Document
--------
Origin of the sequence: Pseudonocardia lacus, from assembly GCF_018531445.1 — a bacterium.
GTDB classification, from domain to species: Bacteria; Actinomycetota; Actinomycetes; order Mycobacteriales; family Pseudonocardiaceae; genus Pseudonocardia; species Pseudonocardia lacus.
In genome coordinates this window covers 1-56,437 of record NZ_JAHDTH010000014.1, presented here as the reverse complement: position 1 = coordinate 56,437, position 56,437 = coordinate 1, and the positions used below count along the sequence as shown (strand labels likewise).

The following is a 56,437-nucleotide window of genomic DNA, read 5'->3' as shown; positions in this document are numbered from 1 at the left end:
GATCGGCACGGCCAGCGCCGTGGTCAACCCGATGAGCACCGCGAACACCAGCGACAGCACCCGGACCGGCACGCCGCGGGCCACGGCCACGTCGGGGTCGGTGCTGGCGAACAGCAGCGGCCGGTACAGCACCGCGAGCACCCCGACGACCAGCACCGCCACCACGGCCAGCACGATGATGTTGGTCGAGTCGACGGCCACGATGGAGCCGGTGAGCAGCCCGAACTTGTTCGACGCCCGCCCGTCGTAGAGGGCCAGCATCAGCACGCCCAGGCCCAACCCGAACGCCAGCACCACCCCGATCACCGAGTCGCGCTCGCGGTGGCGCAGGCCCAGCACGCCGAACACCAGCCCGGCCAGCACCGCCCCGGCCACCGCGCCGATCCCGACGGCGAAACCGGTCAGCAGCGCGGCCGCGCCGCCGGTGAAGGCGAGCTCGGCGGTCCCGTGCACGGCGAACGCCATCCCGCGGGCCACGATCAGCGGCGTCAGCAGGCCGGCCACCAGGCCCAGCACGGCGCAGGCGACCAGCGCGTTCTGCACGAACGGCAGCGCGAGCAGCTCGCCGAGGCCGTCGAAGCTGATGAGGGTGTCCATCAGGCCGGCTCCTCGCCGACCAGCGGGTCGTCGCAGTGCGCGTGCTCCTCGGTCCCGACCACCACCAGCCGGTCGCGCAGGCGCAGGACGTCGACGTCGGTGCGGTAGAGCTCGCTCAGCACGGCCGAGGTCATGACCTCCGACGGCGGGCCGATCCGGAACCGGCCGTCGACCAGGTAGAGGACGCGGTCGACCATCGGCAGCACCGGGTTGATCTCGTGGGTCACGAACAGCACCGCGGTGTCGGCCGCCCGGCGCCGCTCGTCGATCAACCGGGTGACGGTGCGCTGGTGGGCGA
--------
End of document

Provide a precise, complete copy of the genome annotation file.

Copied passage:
Origin of the sequence: Pseudonocardia lacus, from assembly GCF_018531445.1 — a bacterium.
GTDB classification, from domain to species: Bacteria; Actinomycetota; Actinomycetes; order Mycobacteriales; family Pseudonocardiaceae; genus Pseudonocardia; species Pseudonocardia lacus.
In genome coordinates this window covers 1-56,437 of record NZ_JAHDTH010000014.1, presented here as the reverse complement: position 1 = coordinate 56,437, position 56,437 = coordinate 1, and the positions used below count along the sequence as shown (strand labels likewise).

The following is a 56,437-nucleotide window of genomic DNA, read 5'->3' as shown; positions in this document are numbered from 1 at the left end:
GATCGGCACGGCCAGCGCCGTGGTCAACCCGATGAGCACCGCGAACACCAGCGACAGCACCCGGACCGGCACGCCGCGGGCCACGGCCACGTCGGGGTCGGTGCTGGCGAACAGCAGCGGCCGGTACAGCACCGCGAGCACCCCGACGACCAGCACCGCCACCACGGCCAGCACGATGATGTTGGTCGAGTCGACGGCCACGATGGAGCCGGTGAGCAGCCCGAACTTGTTCGACGCCCGCCCGTCGTAGAGGGCCAGCATCAGCACGCCCAGGCCCAACCCGAACGCCAGCACCACCCCGATCACCGAGTCGCGCTCGCGGTGGCGCAGGCCCAGCACGCCGAACACCAGCCCGGCCAGCACCGCCCCGGCCACCGCGCCGATCCCGACGGCGAAACCGGTCAGCAGCGCGGCCGCGCCGCCGGTGAAGGCGAGCTCGGCGGTCCCGTGCACGGCGAACGCCATCCCGCGGGCCACGATCAGCGGCGTCAGCAGGCCGGCCACCAGGCCCAGCACGGCGCAGGCGACCAGCGCGTTCTGCACGAACGGCAGCGCGAGCAGCTCGCCGAGGCCGTCGAAGCTGATGAGGGTGTCCATCAGGCCGGCTCCTCGCCGACCAGCGGGTCGTCGCAGTGCGCGTGCTCCTCGGTCCCGACCACCACCAGCCGGTCGCGCAGGCGCAGGACGTCGACGTCGGTGCGGTAGAGCTCGCTCAGCACGGCCGAGGTCATGACCTCCGACGGCGGGCCGATCCGGAACCGGCCGTCGACCAGGTAGAGGACGCGGTCGACCATCGGCAGCACCGGGTTGATCTCGTGGGTCACGAACAGCACCGCGGTGTCGGCCGCCCGGCGCCGCTCGTCGATCAACCGGGTGACGGTGCGCTGGTGGGCGA